residues, *, mod = init_generator1(num, pg_selector)
rn = residues.size - 1; # last_residue_index
modk = r = 0
while (prime = modk + residues[r]) <= sqrt_value
while value % prime == 0;
pv << prime
value /= prime
sqrt_value = Math.sqrt(value).to_i
end
r +=1; (r = 0; modk += mod) if r > rn
end
pv << value if value > 1
pv.group_by {|prm| prm }.map{|prm, exp| [prm, exp.size] }
end
private
def init_generator1(num, pg_selector)
base_primes = [2, 3, 5, 7, 11, 13, 17, 19, 23]
pg_selector = select_pg(num.abs) unless base_primes.include? pg_selector
# puts "Using P#{pg_selector}"
base_primes.select! {|prm| prm <= pg_selector }
mod = base_primes.reduce(:*)
residues = []; 3.step(mod, 2) {|r| residues << r if mod.gcd(r) == 1 }
[residues << mod + 1, base_primes, mod]
end
def select_pg(num) # adaptively select fastest SP Prime Generator
return 5 if num < 1 * 10**7 + 1000
return 7 if num < 1 * 10**10 + 1000
return 11 if num < 1 * 10**13 + 1000
return 13 if num < 7 * 10**15 + 1000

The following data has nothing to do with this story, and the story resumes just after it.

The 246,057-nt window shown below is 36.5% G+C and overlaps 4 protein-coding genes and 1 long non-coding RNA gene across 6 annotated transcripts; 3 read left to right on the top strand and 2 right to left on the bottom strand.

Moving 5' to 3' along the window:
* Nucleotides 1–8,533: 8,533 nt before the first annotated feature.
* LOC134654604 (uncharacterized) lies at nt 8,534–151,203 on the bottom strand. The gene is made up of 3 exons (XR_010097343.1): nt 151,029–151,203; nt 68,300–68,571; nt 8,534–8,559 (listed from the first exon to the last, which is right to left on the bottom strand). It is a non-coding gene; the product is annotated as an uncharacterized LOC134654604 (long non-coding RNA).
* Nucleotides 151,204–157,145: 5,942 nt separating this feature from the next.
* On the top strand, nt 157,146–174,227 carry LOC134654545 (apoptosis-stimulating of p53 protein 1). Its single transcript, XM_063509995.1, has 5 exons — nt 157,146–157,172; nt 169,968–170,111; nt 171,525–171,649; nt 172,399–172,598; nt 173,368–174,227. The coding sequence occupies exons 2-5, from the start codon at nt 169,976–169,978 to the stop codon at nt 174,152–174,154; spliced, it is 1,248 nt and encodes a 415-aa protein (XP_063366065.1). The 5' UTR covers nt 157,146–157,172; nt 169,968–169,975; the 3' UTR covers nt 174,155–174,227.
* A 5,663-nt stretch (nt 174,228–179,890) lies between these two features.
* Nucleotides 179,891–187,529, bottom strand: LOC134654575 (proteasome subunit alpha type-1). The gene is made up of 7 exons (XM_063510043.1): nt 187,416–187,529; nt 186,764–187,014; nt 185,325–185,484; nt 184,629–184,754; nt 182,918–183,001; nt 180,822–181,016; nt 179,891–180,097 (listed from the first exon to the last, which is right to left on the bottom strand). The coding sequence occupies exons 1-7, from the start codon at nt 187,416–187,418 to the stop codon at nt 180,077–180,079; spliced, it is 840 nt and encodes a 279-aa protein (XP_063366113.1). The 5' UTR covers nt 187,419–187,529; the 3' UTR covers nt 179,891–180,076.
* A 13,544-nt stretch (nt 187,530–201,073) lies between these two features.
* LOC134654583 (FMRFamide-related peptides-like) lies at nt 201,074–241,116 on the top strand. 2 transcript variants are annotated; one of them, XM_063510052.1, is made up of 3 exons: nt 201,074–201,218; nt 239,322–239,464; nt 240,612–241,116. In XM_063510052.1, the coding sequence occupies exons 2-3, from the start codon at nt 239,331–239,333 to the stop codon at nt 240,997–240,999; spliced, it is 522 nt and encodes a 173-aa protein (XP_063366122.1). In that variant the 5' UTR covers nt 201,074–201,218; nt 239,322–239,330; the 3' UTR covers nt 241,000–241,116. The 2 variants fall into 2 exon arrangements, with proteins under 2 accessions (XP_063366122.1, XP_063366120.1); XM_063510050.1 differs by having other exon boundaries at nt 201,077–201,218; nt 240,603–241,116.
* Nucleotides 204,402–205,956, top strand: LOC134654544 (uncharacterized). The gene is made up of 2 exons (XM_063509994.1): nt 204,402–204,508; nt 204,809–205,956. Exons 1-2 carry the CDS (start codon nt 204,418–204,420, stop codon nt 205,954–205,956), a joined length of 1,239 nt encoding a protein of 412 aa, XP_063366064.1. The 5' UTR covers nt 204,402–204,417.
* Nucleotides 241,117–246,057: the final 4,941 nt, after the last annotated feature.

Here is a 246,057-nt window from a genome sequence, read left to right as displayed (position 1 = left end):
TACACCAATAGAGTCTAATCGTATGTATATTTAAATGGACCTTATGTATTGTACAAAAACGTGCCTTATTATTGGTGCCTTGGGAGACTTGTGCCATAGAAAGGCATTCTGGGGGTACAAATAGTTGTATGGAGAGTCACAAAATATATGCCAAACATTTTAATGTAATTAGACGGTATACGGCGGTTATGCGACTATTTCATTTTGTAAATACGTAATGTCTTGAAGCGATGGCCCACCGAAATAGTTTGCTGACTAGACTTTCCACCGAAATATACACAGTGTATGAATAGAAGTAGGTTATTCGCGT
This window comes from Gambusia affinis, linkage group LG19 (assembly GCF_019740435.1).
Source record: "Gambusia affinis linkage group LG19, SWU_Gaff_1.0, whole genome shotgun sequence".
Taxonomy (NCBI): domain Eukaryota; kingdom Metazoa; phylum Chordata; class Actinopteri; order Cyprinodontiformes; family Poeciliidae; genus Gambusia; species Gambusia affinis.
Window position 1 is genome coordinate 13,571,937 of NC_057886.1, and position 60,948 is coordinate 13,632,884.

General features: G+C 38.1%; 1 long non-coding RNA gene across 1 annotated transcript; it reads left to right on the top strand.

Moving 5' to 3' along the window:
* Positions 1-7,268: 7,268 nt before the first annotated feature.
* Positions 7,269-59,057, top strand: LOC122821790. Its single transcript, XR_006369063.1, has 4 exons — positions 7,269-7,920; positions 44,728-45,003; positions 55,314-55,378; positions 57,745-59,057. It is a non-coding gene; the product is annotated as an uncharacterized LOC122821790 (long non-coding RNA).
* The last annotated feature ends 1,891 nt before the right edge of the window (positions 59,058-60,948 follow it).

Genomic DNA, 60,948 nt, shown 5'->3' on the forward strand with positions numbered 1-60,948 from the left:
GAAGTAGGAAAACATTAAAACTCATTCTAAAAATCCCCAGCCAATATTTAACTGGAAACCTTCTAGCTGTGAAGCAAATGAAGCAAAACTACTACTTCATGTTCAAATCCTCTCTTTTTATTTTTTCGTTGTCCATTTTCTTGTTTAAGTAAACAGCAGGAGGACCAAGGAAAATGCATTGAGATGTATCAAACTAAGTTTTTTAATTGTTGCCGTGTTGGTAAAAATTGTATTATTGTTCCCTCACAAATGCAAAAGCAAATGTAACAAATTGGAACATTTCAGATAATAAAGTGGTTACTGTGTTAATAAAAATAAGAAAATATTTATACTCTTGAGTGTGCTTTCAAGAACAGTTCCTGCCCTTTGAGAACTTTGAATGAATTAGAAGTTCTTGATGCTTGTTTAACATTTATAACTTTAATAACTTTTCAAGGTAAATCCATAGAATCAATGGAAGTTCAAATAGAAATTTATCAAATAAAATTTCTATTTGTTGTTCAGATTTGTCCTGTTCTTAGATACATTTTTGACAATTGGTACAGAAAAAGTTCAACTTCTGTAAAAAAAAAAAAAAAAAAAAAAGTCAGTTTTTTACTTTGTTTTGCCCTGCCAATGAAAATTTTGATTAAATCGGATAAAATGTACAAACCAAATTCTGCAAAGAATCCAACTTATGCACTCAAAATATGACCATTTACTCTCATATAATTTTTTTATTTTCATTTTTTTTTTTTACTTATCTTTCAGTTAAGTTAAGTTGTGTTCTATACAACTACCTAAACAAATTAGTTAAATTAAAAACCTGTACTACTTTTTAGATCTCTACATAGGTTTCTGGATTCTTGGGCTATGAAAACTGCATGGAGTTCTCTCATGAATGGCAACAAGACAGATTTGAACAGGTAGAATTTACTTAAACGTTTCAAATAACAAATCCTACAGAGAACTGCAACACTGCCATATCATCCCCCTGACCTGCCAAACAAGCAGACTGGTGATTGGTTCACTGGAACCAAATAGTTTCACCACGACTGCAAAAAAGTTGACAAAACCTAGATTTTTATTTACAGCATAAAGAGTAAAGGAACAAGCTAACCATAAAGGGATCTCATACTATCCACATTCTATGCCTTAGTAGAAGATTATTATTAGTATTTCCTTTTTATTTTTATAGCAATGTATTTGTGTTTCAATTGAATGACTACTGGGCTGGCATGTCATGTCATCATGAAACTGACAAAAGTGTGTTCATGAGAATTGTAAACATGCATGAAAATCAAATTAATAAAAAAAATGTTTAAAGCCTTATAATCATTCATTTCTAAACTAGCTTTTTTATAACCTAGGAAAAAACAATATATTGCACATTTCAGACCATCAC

return 17 if num < 4 * 10**18 + 1000
19
end
end
```

#### Updated by hsbt (Hiroshi SHIBATA) about 5 years ago

**Assignee**set to*yugui (Yuki Sonoda)***Status**changed from*Open*to*Assigned*

#### Updated by jzakiya (Jabari Zakiya) about 5 years ago

Question:

Why do you raise an error for the value '0'?

```
1.prime_division => []
```

Why not also:

```
0.prime_division => []
```

This is more mathematically consistent because neither

are prime so neither have prime factors, and you can't

reconstruct either with `Integer.from_prime_division`

.

'0' is a perfectly valid integer that shouldn't raise an error.

```
return [] if value >= 0 && value < 2
```

#### Updated by jzakiya (Jabari Zakiya) about 5 years ago

This is neater.

replace

```
raise ZeroDivisionError if self == 0
```

with

```
return [] if self | 1 == 1
```